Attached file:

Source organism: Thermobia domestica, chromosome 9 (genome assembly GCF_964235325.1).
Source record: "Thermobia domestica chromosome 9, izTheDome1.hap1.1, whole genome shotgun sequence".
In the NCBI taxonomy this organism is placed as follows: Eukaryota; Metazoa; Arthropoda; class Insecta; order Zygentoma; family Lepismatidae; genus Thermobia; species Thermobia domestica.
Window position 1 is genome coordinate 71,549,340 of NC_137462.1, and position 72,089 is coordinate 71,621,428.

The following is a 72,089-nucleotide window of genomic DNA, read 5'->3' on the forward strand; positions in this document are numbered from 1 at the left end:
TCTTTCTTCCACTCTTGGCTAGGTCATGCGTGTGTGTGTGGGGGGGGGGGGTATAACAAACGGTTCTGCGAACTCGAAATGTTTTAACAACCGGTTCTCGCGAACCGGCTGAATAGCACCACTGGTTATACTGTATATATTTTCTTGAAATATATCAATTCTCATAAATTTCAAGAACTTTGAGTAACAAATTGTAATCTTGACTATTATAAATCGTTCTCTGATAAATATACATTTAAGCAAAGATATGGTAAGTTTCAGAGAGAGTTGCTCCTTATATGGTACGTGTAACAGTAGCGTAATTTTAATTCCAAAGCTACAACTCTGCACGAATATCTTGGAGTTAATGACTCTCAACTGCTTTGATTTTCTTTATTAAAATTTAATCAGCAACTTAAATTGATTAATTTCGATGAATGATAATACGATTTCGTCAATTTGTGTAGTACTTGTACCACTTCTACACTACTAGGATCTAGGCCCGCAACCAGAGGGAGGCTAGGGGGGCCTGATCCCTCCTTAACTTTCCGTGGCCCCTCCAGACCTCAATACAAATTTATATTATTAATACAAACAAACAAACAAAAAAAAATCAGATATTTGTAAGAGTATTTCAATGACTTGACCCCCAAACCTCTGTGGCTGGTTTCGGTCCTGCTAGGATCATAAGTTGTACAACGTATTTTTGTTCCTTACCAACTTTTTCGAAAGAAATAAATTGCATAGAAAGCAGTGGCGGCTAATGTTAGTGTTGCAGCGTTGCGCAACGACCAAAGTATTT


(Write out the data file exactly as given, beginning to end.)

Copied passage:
Source organism: Thermobia domestica, chromosome 9 (genome assembly GCF_964235325.1).
Source record: "Thermobia domestica chromosome 9, izTheDome1.hap1.1, whole genome shotgun sequence".
In the NCBI taxonomy this organism is placed as follows: Eukaryota; Metazoa; Arthropoda; class Insecta; order Zygentoma; family Lepismatidae; genus Thermobia; species Thermobia domestica.
Window position 1 is genome coordinate 71,549,340 of NC_137462.1, and position 72,089 is coordinate 71,621,428.

The following is a 72,089-nucleotide window of genomic DNA, read 5'->3' on the forward strand; positions in this document are numbered from 1 at the left end:
TCTTTCTTCCACTCTTGGCTAGGTCATGCGTGTGTGTGTGGGGGGGGGGGGTATAACAAACGGTTCTGCGAACTCGAAATGTTTTAACAACCGGTTCTCGCGAACCGGCTGAATAGCACCACTGGTTATACTGTATATATTTTCTTGAAATATATCAATTCTCATAAATTTCAAGAACTTTGAGTAACAAATTGTAATCTTGACTATTATAAATCGTTCTCTGATAAATATACATTTAAGCAAAGATATGGTAAGTTTCAGAGAGAGTTGCTCCTTATATGGTACGTGTAACAGTAGCGTAATTTTAATTCCAAAGCTACAACTCTGCACGAATATCTTGGAGTTAATGACTCTCAACTGCTTTGATTTTCTTTATTAAAATTTAATCAGCAACTTAAATTGATTAATTTCGATGAATGATAATACGATTTCGTCAATTTGTGTAGTACTTGTACCACTTCTACACTACTAGGATCTAGGCCCGCAACCAGAGGGAGGCTAGGGGGGCCTGATCCCTCCTTAACTTTCCGTGGCCCCTCCAGACCTCAATACAAATTTATATTATTAATACAAACAAACAAACAAAAAAAAATCAGATATTTGTAAGAGTATTTCAATGACTTGACCCCCAAACCTCTGTGGCTGGTTTCGGTCCTGCTAGGATCATAAGTTGTACAACGTATTTTTGTTCCTTACCAACTTTTTCGAAAGAAATAAATTGCATAGAAAGCAGTGGCGGCTAATGTTAGTGTTGCAGCGTTGCGCAACGACCAAAGTATTT